Theologian – The Chasms Of My Heart

Theologian – The Chasms Of My Heart CD Crucial Blast 2012

The ever productive Lee M. Bartow (formerly of the defunct Navicon Torture Technologies aka NTT and now of Theologian), returns with his formal sophomore album – although numerous cassettes, CDr’s and digital only releases have been issued in-between this and the 2010 debut ‘The Further I Get From Your Star, The Less Light I Feel On My Face’ (also released on Crucial Blast).

Anyone familiar with Lee’s work to date will be aware of a particular hallmark sound: one which has linage extending back to NTT and now further refined in a less harsh but more bleak and expansive guise as Theologian.  That recognisable sound is obviously on display here, consisting of heavily layered distortion, cyclic drones and orchestral synth textures which are produced as a singular echoed mass of sound, further punctuated by heavy programmed percussion and smatterings of vocals (both choir sampled and semi sung/ semi aggressive power electronics type).  Armed with these elements Theologian ultimately delivers grim, pitch black, sweeping soundscapes which blur the boundaries between dark ambient, death industrial and heavy / power electronics genres.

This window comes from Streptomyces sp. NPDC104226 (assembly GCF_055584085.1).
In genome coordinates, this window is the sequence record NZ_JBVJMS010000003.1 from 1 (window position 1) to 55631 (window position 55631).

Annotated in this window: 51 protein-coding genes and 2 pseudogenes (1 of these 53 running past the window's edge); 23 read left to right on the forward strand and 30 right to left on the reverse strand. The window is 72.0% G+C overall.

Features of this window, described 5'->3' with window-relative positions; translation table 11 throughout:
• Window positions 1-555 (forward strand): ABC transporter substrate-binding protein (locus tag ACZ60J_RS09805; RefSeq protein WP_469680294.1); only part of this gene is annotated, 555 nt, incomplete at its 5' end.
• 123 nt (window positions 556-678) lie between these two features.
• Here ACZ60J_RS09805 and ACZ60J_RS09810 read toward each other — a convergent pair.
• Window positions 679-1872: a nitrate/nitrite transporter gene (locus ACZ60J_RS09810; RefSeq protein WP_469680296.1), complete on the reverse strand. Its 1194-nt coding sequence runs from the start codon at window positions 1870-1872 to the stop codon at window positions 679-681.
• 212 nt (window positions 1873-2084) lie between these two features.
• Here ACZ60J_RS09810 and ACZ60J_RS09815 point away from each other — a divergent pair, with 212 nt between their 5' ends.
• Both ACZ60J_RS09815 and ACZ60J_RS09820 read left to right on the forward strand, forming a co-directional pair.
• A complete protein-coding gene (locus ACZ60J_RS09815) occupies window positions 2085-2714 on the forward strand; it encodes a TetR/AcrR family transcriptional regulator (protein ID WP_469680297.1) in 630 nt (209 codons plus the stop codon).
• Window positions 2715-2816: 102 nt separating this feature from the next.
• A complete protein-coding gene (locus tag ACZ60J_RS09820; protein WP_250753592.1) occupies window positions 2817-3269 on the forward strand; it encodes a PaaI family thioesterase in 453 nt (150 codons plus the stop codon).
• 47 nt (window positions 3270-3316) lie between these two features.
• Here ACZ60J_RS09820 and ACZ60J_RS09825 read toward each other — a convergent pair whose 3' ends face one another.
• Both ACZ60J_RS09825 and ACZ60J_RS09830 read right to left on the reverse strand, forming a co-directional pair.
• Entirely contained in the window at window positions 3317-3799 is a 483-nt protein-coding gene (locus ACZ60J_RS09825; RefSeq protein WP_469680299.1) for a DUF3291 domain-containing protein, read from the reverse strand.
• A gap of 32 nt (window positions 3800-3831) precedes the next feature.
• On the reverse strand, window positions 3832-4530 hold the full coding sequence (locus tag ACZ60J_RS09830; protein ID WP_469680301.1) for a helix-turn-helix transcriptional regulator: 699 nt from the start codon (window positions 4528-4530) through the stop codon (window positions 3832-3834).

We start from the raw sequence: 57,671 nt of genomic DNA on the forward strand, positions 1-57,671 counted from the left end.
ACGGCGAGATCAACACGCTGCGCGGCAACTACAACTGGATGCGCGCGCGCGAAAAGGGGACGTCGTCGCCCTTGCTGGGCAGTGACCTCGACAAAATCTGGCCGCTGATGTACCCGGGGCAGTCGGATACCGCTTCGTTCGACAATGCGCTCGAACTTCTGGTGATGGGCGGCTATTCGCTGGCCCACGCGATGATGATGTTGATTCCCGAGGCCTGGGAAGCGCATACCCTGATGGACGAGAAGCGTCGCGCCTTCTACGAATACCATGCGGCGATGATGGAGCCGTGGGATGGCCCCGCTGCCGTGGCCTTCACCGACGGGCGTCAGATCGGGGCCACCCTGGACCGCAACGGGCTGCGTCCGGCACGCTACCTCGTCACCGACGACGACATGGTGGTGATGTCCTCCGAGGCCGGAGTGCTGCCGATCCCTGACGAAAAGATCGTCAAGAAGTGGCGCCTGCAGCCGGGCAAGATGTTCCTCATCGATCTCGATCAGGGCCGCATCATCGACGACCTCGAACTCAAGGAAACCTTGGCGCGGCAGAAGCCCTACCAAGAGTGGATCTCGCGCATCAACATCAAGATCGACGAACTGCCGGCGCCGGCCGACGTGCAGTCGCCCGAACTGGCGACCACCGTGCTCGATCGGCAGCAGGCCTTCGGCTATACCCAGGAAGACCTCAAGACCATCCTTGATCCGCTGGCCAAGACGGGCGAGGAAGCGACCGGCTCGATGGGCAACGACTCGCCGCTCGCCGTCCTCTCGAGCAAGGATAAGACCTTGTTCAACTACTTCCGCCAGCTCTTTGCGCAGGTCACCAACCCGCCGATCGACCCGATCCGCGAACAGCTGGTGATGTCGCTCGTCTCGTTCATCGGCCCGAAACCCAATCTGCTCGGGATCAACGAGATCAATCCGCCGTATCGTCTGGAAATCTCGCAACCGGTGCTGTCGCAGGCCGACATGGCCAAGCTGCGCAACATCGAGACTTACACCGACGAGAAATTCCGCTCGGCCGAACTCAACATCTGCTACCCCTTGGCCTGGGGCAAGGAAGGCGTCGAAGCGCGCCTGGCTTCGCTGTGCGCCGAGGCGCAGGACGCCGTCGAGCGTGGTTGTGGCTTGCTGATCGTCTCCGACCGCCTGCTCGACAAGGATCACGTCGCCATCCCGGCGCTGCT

With slow pounding beat, wavering drone and maudlin synth melody, ‘Abandon All Hope’ sets the scene, yet still managed to surprise with the introduction of vocals and clean sung vocals at that.  The slightly echoed treated multi-tracked vocals are certainly unexpected, but also work amazingly well to provide a new aspect to Theologian’s sound.  However after the relative calm of the first two tracks ‘My Body Is Made Of Ash…I Live As Ash’ steps up in intensity – here evoking a seething mass death industrial emanations, including slightly Asiatic toned percussion and scorching/ distorted vocals.  ‘We Can’t All Be Victims’ is similarly intense, with its forceful and urgent tribal industrial percussion, sweeping layered drones and quasi choral vocals.

Apart from the prominent droning and sweeping noise / ambient framework, a number of the tracks contain the faint ghosts of a more rhythmic electronica/ IDM sound*, evidenced by subtle programmed elements and/ or rhythmic beat sequencing.  But don’t let this throw you – the sound is still staunchly within the death industrial / heavily electronics genres.

In the most part the eight tracks bleed out over an extend length (spanning 8-14 minutes each), generating a total album play time of a whopping 79 minutes.  Although all tracks have slight variations on the core aspects of Theologian’s sound, ‘The Chasms Of My Heart’ is best taken as a singular harrowing listening experience, rather than ‘enjoyed’ as single tracks.  Visually the six panel oversized digi-pack cover is splendidly designed, displaying the trademark graphic style of Lee, being is suitable visual counterpart to the sonic bleakness within.

* – Referencing such rhythmic electronica/ IDM elements found here, these play a more centrally dominant role on another just issued Theologian album, ‘Finding Comfort In Overwhelming Negativity’, also released in 2012 by Handmade Birds.

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